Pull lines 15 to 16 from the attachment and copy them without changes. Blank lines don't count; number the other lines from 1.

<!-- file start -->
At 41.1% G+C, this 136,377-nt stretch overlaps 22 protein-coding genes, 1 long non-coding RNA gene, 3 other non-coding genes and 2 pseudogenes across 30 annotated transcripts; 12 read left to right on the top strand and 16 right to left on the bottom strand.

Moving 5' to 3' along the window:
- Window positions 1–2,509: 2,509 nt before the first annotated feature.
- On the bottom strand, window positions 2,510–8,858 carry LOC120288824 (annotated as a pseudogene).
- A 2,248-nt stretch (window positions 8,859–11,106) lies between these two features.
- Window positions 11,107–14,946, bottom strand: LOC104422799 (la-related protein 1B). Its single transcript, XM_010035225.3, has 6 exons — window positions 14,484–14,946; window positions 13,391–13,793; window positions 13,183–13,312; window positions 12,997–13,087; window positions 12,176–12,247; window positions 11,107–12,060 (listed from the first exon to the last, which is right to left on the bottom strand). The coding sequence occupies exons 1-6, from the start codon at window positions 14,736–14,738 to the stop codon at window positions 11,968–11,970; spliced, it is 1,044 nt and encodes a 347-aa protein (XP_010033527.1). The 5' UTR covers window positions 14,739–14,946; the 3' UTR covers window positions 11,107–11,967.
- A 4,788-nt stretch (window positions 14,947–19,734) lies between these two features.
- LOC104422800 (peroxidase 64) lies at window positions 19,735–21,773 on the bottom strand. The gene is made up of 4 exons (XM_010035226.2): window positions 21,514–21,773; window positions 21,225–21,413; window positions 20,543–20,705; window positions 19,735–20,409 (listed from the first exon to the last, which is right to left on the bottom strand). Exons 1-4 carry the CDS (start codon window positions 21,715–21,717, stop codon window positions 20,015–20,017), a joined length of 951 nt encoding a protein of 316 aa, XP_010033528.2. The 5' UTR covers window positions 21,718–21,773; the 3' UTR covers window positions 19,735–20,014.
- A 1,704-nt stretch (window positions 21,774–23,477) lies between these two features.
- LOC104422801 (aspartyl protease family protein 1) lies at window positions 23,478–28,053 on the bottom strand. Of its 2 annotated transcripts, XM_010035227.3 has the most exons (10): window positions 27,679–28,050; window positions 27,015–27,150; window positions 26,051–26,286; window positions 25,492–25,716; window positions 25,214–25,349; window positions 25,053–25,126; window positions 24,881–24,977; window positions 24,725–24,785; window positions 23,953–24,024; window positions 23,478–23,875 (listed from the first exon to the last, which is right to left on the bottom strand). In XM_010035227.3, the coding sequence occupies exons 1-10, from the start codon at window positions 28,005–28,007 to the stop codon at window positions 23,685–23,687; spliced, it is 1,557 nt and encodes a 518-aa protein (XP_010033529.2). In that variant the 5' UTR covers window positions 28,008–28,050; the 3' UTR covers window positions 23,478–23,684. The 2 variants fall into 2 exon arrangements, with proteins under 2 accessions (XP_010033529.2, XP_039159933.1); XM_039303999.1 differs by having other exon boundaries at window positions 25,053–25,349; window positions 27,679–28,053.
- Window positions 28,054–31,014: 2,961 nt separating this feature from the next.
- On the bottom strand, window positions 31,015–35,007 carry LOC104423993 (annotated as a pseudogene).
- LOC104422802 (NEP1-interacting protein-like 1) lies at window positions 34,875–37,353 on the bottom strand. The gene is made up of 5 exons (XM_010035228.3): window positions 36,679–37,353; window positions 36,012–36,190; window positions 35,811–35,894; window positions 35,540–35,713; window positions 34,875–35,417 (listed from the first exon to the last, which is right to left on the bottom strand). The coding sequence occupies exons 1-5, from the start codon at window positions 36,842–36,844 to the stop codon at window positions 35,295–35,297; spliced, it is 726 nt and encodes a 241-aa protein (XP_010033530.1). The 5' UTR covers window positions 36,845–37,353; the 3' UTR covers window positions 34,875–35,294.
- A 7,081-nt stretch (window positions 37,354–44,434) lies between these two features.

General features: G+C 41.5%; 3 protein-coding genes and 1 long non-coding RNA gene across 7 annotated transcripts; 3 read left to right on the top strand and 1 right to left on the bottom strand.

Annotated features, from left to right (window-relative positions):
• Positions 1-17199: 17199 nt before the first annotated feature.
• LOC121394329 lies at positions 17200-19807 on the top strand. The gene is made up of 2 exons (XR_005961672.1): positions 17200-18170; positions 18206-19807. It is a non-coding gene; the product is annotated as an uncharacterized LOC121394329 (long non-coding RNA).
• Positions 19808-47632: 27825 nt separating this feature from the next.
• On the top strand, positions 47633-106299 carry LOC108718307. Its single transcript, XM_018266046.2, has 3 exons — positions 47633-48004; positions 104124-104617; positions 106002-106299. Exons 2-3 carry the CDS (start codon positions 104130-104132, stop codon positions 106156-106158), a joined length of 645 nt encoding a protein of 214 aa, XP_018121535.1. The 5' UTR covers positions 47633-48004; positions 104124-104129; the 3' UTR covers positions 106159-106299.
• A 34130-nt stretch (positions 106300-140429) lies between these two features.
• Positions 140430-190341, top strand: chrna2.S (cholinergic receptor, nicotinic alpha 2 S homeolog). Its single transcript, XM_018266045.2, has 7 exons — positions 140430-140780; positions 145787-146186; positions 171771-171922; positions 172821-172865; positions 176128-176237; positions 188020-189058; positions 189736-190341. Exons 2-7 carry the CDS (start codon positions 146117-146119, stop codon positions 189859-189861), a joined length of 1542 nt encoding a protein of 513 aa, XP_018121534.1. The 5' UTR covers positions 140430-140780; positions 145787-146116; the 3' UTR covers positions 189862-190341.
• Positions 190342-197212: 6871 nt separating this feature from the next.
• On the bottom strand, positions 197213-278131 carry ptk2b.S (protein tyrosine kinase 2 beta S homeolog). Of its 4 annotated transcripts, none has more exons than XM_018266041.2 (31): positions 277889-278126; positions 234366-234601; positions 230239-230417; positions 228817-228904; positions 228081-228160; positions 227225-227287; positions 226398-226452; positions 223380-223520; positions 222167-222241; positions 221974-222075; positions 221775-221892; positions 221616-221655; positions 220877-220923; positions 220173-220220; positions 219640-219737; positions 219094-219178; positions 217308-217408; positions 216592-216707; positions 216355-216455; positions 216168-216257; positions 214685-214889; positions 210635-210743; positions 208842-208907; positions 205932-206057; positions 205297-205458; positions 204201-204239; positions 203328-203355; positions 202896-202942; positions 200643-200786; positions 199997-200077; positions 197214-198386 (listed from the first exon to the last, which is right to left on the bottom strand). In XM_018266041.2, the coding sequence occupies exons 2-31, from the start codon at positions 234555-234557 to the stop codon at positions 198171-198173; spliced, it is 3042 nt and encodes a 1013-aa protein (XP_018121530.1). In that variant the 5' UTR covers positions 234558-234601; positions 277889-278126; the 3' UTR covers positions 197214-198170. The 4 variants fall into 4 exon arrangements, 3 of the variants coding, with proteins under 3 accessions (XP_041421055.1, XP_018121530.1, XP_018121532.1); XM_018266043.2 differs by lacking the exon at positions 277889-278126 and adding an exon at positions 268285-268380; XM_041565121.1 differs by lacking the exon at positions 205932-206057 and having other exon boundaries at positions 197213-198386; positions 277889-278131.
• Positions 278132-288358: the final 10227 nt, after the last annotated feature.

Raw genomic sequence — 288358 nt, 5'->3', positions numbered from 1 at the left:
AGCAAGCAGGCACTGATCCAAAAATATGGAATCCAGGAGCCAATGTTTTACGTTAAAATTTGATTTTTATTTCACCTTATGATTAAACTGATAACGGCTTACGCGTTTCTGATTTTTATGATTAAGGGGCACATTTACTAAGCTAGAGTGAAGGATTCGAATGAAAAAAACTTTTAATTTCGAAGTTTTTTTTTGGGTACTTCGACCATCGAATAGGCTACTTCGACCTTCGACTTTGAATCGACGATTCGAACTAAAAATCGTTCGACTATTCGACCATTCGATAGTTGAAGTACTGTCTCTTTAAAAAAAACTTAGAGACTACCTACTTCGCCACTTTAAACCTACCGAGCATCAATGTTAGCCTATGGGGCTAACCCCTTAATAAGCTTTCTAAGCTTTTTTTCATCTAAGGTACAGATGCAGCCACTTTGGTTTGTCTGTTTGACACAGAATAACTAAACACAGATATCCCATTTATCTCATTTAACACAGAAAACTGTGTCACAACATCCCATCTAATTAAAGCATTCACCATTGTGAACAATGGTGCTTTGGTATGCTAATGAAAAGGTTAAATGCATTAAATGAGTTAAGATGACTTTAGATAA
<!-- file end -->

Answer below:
General features: G+C 41.5%; 3 protein-coding genes and 1 long non-coding RNA gene across 7 annotated transcripts; 3 read left to right on the top strand and 1 right to left on the bottom strand.

Annotated features, from left to right (window-relative positions):